Ahi (political party)

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Ahi
אח"י
Founded 21 March 2005
Split from National Religious Party
Ideology Right-wing Religious Zionism
Alliances National Union (2005-2008)
Likud (2009-)
Most MKs 2 (2005)
Fewest MKs 0 (2009)
Current MKs 0

Ahi (Hebrew: אח"י‎, lit. My Brother, an acronym for Eretz Hevra Yahadut (Hebrew: ארץ חברה יהדות‎), lit. Land, Society, Judaism) was a right-wing nationalist religious Zionist political party in Israel. Founded in 2005, it was part of the National Union alliance between 2006 and 2008. For the 2009 elections it ran a joint list with Likud.[1]

History[edit]

The party was established on 21 March 2005 when Effi Eitam and Yitzhak Levi split from the National Religious Party during the 16th Knesset. The split resulted from opposition to Zevulun Orlev's faction in the party, after he had refused to resign from the government following its approval of the disengagement plan. The split occurred when Eitam was suspended as chairman of the party after it failed to approve his suggestion to unite with National Union in order to form a large right wing-nationalist Religious Zionist party.

Eitam and Levi originally named their party the Religious Zionism (Hebrew: הציונות הדתית, HaTzionut HaDatit), but due to objections from the NRP that its name was too broad, a discussion at the party registrar resulted in the party being renamed the Connection Faction (Hebrew: סיעת התחברות, Siat Hitkhabrut). The party's final name listed in the party registry was the Renewed National Religious Zionist Party (Hebrew: מפלגת ציונות דתית לאומית מתחדשת, Miflaget Tzionut Datit Leumit Mithadeshet).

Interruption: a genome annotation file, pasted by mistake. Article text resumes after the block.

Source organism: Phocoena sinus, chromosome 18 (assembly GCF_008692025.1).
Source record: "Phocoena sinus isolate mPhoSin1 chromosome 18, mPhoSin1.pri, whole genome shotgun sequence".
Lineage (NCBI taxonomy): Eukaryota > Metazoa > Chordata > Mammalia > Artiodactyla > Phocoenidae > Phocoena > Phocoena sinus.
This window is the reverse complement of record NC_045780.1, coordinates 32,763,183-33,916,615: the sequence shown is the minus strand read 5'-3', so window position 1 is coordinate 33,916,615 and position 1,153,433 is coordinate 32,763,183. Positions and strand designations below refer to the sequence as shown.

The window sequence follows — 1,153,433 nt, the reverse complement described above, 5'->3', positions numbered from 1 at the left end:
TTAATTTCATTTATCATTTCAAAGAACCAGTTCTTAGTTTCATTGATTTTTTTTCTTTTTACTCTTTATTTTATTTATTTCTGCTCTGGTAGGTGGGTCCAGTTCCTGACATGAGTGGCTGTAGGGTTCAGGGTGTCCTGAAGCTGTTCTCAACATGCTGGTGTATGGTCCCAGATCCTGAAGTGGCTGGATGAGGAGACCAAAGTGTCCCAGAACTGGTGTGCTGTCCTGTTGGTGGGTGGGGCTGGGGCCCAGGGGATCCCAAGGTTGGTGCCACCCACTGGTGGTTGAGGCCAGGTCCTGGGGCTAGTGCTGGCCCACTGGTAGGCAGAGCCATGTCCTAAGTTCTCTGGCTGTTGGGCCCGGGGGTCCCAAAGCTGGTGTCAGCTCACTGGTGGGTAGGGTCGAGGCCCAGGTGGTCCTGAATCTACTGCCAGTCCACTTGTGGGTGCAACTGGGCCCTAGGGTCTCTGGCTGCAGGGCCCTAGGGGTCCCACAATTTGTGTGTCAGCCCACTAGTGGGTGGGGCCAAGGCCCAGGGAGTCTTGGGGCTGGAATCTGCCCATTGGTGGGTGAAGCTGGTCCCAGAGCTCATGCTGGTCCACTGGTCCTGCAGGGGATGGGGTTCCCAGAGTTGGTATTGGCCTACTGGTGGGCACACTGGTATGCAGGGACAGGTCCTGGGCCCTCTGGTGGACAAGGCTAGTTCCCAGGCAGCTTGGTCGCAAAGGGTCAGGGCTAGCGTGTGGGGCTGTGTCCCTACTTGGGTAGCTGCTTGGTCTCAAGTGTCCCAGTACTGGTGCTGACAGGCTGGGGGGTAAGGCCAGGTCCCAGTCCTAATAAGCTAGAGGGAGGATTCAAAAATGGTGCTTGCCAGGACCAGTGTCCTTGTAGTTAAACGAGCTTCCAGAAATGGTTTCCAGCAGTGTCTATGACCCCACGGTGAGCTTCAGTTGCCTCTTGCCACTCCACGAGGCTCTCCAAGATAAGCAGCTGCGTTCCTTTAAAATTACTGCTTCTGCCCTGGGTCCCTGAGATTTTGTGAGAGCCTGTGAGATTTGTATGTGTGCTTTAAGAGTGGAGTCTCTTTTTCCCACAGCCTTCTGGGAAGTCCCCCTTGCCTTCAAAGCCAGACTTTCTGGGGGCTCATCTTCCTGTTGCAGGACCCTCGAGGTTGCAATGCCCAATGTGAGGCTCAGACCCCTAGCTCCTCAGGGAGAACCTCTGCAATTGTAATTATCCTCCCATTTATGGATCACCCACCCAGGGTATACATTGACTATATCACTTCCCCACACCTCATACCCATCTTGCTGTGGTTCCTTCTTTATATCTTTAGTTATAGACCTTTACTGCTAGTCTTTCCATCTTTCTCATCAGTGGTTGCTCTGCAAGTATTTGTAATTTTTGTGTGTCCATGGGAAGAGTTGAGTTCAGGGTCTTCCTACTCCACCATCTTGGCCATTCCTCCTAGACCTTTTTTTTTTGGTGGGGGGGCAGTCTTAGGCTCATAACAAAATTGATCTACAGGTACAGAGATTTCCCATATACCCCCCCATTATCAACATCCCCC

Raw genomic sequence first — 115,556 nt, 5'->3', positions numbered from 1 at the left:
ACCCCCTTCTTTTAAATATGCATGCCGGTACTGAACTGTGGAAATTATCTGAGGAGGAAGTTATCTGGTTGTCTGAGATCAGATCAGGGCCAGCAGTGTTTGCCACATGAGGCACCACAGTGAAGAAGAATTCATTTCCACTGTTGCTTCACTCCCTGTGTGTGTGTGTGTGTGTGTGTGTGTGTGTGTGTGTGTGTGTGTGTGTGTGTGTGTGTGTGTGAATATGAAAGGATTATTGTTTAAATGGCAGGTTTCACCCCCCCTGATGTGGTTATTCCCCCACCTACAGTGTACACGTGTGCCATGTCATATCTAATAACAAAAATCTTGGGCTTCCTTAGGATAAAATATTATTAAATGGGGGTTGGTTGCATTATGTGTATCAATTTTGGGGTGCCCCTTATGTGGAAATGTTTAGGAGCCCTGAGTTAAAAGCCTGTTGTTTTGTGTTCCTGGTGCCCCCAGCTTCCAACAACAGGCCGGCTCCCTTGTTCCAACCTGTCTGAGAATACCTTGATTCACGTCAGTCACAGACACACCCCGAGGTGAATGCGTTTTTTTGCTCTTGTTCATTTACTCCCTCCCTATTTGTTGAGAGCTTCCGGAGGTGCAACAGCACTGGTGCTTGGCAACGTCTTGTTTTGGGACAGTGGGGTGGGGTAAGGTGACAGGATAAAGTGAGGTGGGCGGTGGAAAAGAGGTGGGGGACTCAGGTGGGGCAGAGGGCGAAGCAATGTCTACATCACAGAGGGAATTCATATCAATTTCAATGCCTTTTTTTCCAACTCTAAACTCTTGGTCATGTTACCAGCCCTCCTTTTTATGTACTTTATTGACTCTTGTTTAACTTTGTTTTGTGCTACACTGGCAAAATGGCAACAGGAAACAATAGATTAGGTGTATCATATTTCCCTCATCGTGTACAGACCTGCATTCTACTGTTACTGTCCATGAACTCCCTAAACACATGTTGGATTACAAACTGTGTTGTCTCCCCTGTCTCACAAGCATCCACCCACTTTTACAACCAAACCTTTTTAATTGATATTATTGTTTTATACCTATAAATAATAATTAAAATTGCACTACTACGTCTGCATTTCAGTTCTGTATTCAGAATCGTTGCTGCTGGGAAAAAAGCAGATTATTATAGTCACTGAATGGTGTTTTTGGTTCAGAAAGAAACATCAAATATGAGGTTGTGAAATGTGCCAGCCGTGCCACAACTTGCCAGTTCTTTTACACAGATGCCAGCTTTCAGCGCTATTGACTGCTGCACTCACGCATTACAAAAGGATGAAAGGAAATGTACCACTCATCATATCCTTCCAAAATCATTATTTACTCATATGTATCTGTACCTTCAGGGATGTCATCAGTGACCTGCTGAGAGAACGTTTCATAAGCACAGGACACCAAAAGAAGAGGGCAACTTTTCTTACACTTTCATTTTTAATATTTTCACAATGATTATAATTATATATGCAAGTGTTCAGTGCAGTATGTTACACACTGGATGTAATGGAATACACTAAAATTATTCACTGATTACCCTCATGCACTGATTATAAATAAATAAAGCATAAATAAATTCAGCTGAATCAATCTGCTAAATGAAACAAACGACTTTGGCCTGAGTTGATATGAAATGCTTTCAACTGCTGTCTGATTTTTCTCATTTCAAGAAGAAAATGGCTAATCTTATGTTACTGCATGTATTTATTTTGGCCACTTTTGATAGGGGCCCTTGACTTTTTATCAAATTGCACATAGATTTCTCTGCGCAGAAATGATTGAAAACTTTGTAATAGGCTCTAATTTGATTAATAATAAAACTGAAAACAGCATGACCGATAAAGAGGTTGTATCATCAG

On 1 August 2005 the party joined the National Union alongside Tkuma and Moledet to participate in the 2006 election, and were joined at the last minute by the National Religious Party. The list won nine seats, of which the Renewed National Religious Zionist Party took two.

On 11 November 2007 the party was renamed Ahi. On 23 December 2008 it left the National Union. For the 2009 elections the party ran a joint list with Likud, with Shalom Lerner taking the 39th place and Edmund Hasin taking the 45th. With Likud winning only 28 seats, neither Ahi candidate entered the Knesset.

Ideology[edit]

Ideologically, the party subscribes to Greater Israel, supports the Israeli settlement drive in Gaza and the West Bank. It vehemently opposes disengagement from West Bank, but opposes violence and civil disobedience against the IDF, and calls to respect the rule of law. The party platform also emphasizes the fight against government corruption, and more recently, also promoting social justice. The movement is supported by Rabbi Shlomo Aviner, who could be seen as its spiritual leader, whilst Nobel Prize winner Robert Aumann is the party's scientific advisor.

References[edit]

  1. ^ New party starts 'Anglo' registration drive The Jerusalem Post, 9 February 2008

External links[edit]